[jcifs] '/' required at the end of directories

Christopher R. Hertel crh at ubiqx.mn.org
Mon Jan 20 10:38:57 EST 2003

"Allen, Michael B (RSCH)" wrote:
> > -----Original Message-----
> > From: Christopher R. Hertel [SMTP:crh at ubiqx.mn.org]
> >
> > [Change of topic.]
> >
> > > > The solution is semantic, not syntactic, I'm afraid.  You'd have
> > > > to contact the server and ask it "what is this thing".  If it's
> > > > a directory, then add the slash.
> > >
> > > Which means we would have to actually connect to the server and query
> > > the resource just to parse it. Ha. No.
> >
> > We do that anyway, in other areas.  We contact servers to discover the
> > semantic differences between an NBT name and a DNS name.  We contact
> > servers to discover NBT vs. naked TCP (port 445) transport.  We do
> > that a lot already.  That's a problem with SMB.
> >
> > In this case, however, I strongly suspect that the semantic differences
> > between a directory and a file won't matter *until after* the server is
> > contacted anyway.  Something like:
> >
> >   smb://server/share/something
> >
> > can probably remain ambiguous until you've talked to the server about
> > it.
> >
> No because it must be known when you create the java.net.URL object
> which is in the SmbFile constructor. We can get away with querying the
> server vs. workgroup distinction. I was going to rip that out but I
> thought users were going to need to do it anyway so we might as well do
> it for them. And it doesn't happen all that frequently. But when you're
> manipulating a big list of URLs and most of them are files you cannot go
> off onto the network and query each to determine if it's really a
> directory. That would be slower than evolution.

I'm not too good at the "it can't be done" scenario, but I do find it easier
to be demanding when I'm not the one writing the code.  :)

Still, I don't like it.  What about a named pipe?  You can't distinguish
that from a directory or file path until you connect either.

You said above that the java.net.URL object needs to know ahead of time what
type of object something is before it accesses that object.  That's
a big chicken-and-egg problem, and I'd go so far as to call it a bug in
the design of java.net.URL.  I probably need a much better understanding
of that class before I complain, but...

The distinction is moot for the HTTP protocol, since the web server will
send HTML or some other mime-type back in any case.  That is, if you enter
"http://server/directory" you will most likely get back an HTML document
that is the listing of the directory contents.

> Just a reminder, because it already got chopped above, the problem is
> internal to the java.net.URL when you create a new URL from a context
> URL object and a relative path like:
>   smb://server/share/dir/ + file.txt => smb://server/share/dir/file.txt
>   smb://server/share/dir + file.txt => smb://server/share/file.txt
> See how the 'dir' got chopped. I believe this is correct URL behavior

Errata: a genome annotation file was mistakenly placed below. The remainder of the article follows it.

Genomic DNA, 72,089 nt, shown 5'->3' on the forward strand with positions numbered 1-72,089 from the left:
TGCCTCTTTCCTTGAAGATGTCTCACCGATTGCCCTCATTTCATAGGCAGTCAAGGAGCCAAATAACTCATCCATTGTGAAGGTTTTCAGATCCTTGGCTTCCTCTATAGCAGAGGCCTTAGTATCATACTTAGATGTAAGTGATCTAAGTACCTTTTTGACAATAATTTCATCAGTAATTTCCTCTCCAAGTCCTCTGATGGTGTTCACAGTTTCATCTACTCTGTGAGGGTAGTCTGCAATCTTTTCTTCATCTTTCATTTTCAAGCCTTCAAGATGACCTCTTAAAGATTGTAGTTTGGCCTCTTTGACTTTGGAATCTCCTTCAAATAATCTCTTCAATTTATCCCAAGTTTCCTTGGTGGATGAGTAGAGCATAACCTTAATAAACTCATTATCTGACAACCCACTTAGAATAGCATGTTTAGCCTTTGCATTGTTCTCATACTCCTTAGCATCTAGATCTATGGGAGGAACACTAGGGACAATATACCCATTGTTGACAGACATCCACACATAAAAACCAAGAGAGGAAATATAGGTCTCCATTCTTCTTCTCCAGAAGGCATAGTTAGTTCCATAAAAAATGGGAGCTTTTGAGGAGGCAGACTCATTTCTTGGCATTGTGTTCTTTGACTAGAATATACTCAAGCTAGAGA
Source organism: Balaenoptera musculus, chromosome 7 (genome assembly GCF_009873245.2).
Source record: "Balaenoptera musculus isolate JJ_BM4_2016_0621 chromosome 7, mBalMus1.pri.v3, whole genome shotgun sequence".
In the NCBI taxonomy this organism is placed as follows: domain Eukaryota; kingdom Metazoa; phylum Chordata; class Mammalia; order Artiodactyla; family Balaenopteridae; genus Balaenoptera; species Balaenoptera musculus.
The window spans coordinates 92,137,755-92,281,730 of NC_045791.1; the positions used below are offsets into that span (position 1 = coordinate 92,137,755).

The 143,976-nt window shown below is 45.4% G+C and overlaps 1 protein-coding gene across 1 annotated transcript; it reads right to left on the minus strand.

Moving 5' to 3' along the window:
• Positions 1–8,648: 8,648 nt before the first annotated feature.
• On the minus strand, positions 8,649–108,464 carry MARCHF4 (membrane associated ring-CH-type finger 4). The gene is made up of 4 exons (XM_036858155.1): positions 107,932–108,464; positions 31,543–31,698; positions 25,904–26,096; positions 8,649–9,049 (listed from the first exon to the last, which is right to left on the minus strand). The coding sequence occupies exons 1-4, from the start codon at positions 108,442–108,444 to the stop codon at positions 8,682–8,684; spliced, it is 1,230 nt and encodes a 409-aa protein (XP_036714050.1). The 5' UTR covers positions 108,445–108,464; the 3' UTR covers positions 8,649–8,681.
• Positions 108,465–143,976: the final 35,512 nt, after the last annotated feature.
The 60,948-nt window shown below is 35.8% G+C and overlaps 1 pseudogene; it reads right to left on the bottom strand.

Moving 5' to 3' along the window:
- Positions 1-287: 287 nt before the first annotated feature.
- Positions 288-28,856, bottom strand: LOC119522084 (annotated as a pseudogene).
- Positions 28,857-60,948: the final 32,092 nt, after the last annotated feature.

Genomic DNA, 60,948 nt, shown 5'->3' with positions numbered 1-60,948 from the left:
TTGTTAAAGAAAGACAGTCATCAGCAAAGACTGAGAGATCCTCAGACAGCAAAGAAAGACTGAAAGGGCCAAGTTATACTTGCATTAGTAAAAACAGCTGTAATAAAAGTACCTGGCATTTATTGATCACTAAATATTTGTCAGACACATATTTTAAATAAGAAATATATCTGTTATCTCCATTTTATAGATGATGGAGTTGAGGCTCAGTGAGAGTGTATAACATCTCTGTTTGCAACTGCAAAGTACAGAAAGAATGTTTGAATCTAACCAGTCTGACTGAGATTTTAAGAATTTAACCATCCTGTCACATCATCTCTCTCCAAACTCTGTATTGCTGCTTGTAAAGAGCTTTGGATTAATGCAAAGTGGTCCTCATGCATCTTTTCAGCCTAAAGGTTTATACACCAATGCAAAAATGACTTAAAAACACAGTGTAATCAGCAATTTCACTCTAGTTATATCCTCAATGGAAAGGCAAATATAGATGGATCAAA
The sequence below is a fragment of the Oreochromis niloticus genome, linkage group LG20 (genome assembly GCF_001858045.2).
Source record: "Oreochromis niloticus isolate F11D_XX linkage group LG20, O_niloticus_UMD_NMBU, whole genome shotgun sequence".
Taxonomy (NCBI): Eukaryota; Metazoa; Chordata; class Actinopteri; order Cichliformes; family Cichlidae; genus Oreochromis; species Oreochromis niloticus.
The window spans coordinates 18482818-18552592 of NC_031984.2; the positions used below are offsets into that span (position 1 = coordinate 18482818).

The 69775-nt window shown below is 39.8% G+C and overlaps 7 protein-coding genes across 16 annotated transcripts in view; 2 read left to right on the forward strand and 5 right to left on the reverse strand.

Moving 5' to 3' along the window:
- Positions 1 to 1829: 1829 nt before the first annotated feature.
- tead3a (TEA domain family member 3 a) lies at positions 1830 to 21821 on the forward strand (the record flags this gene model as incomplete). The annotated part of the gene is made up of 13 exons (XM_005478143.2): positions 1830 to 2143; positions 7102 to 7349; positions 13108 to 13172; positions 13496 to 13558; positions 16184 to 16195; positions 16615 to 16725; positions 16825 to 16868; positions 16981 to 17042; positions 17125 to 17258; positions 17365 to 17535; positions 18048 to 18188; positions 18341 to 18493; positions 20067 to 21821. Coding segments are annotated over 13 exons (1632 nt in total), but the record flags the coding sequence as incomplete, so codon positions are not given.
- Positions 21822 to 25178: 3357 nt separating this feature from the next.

> BTW.

The 'dir' got replaced.  Yes, I agree that the above is probably proper
manipulation of relative URLs.  Note, however, that the above is purely
syntactical.  No semantics are applied.

> With jCIFS this is done for each SmbFile returned in SmbFile.listFiles()
> for example.

If I say I want to list "smb://server/share/dir" (no final '/') then a
connection must be made to the server to query "/share/dir".  You can't
can't list it as a file or list the files within it as a directory until
you've connected to it.

If I understand, java.net.URL is requiring that you know those semantics
*before* you make the connection.  I wonder how this is handled for FTP...

Since you have to make the connection anyway, just to list the object, could
you not modify the java.net.URL instance when you've found out that the
object type is incorrect?  If you assume that anything without a trailing
slash is a file until you find out otherwise, and can then add the trailing
slash if you do discover it's a directory...

I don't know how that might work in practice, but then I'm the theory guy.

>         There really is no way around this one I'm afraid.

Then it's a bug.  :)

By the way, the RFC defines path segments as follows:

    path_segments = segment *( "/" segment )

and says:

    The path may consist of a sequence of path segments separated by a
    single slash "/" character.

Given the syntax and the discussion, there is nothing there that requires
a directory to be delimited by a trailing slash.  So, it seems (from my read
of things) that "smb://server/share/dir" is a valid way to specify a
directory.  I also note that Mozilla will add the final slash for me if I
try to access a directory.  That's within the HTTP protocol so I don't
know what semantics are being leveraged.

Hmmm... here's another question for you.  You said:

> With jCIFS this is done for each SmbFile returned in SmbFile.listFiles()
> for example.

...but what if the directory contains subdirectories?  I imagine that when
you list the contents of the directory you will get back information on the
type of each object within the directory.  That would be necessary for a
graphical front-end, for example, that would allow you to browse the share.

Hmmm...  I need to get done with my book so I can try writing some of this

Chris -)-----

Samba Team -- http://www.samba.org/     -)-----   Christopher R. Hertel
jCIFS Team -- http://jcifs.samba.org/   -)-----   ubiqx development, uninq.
ubiqx Team -- http://www.ubiqx.org/     -)-----   crh at ubiqx.mn.org
OnLineBook -- http://ubiqx.org/cifs/    -)-----   crh at ubiqx.org

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